It is sunset. Over the limitless plain, vast and unbroken as the heaven above, the hot cloudless sky cools slowly into shadow. The men leave their labour amid the fields, which, like an oasis in the desert, surround the mud-built village, and, plough on shoulder, drive their bullocks homewards. The women set aside their spinning-wheels, and prepare the simple evening meal. The little girls troop, basket on head, from the outskirts of the village, where all day long they have been at work, kneading, drying, and stacking the fuel-cakes so necessary in that woodless country. The boys, half hidden in clouds of dust, drive the herds of gaunt cattle and ponderous buffaloes to the thorn-hedged yards. The day is over, the day which has been so hard and toilful even for the children,—and with the night comes rest and play. The village, so deserted before, is alive with voices; the elders cluster round the courtyard doors, the little ones whoop through the narrow alleys. But as the short-lived Indian twilight dies into darkness, the voices one by one are hushed, and as the stars come out the children disappear. But not to sleep: it is too hot, for the sun which has beaten so fiercely all day on the mud walls, and floors, and roofs, has left a legacy of warmth behind it, and not till midnight will the cool breeze spring up, bringing with it refreshment and repose. How then are the long dark hours to be passed? In all the village not a lamp or candle is to be found; the only light—and that too used but sparingly and of necessity—being the dim smoky flame of an oil-fed wick. Yet, in spite of this, the hours, though dark, are not dreary, for this, in an Indian village, is story-telling time; not only from choice, but from obedience to the well-known precept which forbids such idle amusement between sunrise and sunset. Ask little Kaniyâ, yonder, why it is that he, the best story-teller in the village, never opens his lips till after sunset, and he will grin from ear to ear, and with a flash of dark eyes and white teeth, answer that travellers lose their way when idle boys and girls tell tales by daylight. And Naraini, the herd-girl, will hang her head and cover her dusky face with her rag of a veil, if you put the question to her; or little Râm Jas shake his bald shaven poll in denial; but not one of the dark-skinned, bare-limbed village children will yield to your request for a story.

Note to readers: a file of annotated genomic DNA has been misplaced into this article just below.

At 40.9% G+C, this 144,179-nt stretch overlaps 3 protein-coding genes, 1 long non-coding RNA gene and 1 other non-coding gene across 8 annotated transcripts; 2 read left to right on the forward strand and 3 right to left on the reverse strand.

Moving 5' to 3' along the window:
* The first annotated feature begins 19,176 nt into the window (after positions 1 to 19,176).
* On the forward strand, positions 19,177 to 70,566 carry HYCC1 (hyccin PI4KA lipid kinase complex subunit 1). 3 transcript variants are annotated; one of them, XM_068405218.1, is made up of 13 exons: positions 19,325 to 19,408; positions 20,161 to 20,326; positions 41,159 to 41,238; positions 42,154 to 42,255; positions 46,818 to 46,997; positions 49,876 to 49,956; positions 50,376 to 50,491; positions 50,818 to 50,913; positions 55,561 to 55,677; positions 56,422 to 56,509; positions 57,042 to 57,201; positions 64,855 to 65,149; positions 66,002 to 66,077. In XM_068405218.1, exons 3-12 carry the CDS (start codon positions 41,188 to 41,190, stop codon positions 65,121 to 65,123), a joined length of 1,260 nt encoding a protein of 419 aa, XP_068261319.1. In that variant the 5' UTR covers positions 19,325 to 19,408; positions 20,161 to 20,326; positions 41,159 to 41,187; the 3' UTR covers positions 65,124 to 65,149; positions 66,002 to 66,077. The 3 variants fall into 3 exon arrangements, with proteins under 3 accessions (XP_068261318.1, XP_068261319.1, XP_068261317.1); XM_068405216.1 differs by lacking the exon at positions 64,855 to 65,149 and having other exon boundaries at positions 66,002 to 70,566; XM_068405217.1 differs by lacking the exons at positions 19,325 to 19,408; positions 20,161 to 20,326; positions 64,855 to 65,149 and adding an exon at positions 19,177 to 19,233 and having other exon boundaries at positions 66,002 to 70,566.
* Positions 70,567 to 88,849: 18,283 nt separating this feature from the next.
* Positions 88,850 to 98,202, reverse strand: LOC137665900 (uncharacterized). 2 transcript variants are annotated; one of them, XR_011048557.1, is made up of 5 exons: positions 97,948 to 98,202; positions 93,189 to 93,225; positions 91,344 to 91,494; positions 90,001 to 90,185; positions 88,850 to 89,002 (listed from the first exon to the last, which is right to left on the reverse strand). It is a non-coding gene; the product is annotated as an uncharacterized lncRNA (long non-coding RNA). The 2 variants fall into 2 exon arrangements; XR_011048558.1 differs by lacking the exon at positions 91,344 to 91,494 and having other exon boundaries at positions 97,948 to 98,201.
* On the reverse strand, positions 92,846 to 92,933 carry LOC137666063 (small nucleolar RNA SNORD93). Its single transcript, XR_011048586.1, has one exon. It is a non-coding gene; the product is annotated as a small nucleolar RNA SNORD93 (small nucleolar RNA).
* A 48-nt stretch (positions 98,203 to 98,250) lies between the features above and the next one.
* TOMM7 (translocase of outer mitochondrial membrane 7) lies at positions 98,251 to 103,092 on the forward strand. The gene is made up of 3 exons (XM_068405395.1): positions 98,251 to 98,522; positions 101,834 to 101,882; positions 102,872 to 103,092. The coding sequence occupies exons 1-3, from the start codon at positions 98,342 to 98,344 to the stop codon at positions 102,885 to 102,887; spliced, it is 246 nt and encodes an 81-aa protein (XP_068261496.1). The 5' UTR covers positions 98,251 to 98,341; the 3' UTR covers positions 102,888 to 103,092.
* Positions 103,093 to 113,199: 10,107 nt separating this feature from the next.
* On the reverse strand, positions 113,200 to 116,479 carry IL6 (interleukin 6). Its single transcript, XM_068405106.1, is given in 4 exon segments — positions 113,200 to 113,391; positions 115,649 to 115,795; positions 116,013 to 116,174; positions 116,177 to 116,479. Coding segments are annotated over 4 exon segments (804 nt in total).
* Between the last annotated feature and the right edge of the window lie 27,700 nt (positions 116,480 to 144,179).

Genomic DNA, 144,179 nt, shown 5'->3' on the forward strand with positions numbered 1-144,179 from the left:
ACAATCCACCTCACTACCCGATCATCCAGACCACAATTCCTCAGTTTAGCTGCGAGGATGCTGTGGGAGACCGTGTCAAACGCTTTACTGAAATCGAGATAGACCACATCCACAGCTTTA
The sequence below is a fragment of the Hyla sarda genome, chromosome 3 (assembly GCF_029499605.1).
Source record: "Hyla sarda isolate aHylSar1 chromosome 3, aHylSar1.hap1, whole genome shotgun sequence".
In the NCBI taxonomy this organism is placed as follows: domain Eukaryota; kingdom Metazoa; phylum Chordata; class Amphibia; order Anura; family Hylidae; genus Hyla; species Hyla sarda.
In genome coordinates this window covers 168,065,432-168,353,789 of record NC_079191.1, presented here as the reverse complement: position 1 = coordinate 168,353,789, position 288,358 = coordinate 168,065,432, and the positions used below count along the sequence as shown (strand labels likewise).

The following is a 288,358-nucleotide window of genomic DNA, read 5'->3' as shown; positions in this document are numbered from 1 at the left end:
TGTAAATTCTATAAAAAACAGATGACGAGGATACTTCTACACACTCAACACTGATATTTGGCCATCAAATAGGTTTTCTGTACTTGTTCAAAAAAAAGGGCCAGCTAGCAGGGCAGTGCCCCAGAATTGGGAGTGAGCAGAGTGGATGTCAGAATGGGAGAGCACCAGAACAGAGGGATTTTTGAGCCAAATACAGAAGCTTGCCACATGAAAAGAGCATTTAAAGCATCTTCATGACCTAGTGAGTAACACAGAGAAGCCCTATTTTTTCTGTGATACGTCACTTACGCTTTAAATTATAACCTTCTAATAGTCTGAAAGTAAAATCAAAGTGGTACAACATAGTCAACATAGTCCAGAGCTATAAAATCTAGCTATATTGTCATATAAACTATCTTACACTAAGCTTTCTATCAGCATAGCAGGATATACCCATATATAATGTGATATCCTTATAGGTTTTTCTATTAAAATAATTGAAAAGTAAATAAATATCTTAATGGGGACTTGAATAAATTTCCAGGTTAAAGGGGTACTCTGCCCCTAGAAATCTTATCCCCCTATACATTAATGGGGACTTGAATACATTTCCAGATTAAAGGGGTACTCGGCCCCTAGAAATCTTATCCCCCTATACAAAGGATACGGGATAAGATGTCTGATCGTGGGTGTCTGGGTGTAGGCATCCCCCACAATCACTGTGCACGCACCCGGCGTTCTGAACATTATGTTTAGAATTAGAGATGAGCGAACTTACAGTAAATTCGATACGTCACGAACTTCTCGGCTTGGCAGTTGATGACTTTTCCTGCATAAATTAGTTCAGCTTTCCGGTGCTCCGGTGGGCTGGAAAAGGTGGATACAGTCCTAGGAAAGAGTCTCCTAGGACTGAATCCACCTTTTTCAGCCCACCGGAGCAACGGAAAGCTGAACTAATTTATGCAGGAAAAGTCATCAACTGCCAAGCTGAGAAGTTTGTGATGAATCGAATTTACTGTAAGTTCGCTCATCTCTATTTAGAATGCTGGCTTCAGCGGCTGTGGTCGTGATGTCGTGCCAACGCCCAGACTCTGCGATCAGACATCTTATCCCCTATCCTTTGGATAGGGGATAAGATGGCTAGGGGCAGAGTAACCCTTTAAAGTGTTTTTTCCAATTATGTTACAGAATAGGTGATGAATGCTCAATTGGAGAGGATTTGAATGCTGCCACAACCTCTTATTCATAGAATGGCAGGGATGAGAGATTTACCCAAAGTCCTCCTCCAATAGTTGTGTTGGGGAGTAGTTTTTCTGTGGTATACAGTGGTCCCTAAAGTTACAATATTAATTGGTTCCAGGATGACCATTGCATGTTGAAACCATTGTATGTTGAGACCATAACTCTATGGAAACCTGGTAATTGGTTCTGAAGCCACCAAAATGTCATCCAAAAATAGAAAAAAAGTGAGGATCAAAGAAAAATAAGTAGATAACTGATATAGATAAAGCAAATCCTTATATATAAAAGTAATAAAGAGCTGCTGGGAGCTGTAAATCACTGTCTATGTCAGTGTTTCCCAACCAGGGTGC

No, no!—from sunrise to sunset, when even the little ones must labour, not a word; but from sunset to sunrise, when no man can work, the tongues chatter glibly enough, for that is story-telling time. Then, after the scanty meal is over, the bairns drag their wooden-legged, string-woven bedsteads into the open, and settle themselves down like young birds in a nest, three or four to a bed, while others coil up on mats upon the ground, and some, stealing in for an hour from distant alleys, beg a place here or there.